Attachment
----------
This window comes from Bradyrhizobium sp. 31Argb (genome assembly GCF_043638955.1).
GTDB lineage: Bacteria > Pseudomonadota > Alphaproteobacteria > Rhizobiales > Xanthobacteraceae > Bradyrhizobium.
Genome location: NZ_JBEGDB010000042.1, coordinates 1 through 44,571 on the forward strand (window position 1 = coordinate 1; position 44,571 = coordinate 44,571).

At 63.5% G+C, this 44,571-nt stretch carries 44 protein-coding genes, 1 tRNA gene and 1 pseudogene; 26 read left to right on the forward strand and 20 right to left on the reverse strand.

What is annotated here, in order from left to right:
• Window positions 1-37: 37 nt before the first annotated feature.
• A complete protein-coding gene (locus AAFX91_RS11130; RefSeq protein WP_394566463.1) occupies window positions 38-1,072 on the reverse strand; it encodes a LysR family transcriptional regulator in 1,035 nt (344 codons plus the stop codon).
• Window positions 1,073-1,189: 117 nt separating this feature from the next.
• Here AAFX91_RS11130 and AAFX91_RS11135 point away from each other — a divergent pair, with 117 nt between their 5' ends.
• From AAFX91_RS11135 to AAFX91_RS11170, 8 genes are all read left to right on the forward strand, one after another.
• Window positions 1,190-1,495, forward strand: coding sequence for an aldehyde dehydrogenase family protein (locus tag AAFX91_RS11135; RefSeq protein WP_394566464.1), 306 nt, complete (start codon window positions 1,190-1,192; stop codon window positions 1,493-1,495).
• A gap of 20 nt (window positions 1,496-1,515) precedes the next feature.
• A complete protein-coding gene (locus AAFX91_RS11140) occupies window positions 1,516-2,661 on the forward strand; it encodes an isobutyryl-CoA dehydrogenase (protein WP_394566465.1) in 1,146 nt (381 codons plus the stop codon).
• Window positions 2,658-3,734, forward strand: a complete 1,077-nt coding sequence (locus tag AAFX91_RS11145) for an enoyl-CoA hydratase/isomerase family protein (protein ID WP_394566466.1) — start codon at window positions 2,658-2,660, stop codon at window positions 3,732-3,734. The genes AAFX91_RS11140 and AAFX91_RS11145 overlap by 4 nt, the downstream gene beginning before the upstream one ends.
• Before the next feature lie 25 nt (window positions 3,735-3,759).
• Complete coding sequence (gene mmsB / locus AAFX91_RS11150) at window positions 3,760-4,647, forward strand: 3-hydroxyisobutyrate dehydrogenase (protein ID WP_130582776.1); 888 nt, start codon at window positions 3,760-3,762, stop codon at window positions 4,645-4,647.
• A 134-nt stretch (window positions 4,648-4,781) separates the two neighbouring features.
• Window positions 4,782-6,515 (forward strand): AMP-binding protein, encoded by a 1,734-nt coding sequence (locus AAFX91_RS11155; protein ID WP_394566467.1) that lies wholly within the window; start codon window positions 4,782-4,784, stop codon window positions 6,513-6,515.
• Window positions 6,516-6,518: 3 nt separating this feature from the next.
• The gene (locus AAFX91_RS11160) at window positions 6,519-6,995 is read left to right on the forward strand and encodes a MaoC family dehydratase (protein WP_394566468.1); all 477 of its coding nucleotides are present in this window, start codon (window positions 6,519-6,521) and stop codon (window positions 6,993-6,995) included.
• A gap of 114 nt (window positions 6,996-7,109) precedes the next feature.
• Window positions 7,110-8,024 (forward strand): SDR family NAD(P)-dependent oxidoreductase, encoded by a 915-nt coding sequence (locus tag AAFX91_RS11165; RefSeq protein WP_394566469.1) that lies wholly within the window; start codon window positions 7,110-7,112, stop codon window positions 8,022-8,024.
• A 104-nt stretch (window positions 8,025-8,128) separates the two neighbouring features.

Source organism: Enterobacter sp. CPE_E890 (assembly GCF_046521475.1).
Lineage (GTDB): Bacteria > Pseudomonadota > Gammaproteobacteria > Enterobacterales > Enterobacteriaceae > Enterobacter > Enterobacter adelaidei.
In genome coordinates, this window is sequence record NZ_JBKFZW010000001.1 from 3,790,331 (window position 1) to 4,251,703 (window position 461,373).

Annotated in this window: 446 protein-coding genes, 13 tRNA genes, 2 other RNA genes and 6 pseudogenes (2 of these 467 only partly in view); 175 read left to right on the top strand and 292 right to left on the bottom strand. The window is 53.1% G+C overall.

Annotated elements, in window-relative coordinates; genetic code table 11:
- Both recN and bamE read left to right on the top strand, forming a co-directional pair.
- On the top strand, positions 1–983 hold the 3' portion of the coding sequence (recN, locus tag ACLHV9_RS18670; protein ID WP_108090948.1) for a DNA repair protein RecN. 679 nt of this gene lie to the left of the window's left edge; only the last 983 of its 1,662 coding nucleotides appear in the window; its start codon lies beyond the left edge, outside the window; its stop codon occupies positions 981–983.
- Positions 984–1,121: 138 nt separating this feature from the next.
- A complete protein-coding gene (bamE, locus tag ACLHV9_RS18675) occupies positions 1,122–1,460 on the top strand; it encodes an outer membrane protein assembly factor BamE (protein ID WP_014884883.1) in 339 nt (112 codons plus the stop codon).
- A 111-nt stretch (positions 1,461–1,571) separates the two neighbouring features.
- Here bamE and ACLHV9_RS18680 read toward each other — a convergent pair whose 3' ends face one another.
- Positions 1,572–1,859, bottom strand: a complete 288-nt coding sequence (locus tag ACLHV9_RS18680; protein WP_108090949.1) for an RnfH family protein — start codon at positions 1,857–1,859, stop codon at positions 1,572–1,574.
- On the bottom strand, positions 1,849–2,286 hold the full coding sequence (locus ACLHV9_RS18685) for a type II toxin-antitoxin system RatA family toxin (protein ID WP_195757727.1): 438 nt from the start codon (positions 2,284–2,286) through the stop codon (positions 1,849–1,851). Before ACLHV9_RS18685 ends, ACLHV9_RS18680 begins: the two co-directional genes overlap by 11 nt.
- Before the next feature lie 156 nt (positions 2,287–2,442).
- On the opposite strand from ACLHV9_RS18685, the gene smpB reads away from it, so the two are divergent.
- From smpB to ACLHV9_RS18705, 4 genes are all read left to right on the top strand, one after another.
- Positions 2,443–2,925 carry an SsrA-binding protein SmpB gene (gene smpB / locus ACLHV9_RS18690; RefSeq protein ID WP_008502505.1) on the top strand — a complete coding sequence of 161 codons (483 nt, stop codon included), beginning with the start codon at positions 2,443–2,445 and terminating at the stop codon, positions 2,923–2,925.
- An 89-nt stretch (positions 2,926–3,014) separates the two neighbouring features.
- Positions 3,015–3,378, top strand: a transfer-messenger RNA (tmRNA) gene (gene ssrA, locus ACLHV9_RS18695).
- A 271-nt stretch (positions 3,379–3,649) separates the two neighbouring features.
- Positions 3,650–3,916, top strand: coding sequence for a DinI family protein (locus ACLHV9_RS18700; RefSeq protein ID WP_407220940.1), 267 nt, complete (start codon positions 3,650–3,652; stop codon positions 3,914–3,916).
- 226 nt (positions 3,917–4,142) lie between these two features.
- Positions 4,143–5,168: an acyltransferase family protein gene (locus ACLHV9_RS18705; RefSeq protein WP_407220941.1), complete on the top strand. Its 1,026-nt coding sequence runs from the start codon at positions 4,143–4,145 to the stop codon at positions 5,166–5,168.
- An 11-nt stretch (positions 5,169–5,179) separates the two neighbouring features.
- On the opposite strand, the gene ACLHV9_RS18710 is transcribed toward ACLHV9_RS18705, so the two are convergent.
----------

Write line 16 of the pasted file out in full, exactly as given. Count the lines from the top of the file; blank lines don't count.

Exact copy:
• Complete coding sequence (gene mmsB / locus AAFX91_RS11150) at window positions 3,760-4,647, forward strand: 3-hydroxyisobutyrate dehydrogenase (protein ID WP_130582776.1); 888 nt, start codon at window positions 3,760-3,762, stop codon at window positions 4,645-4,647.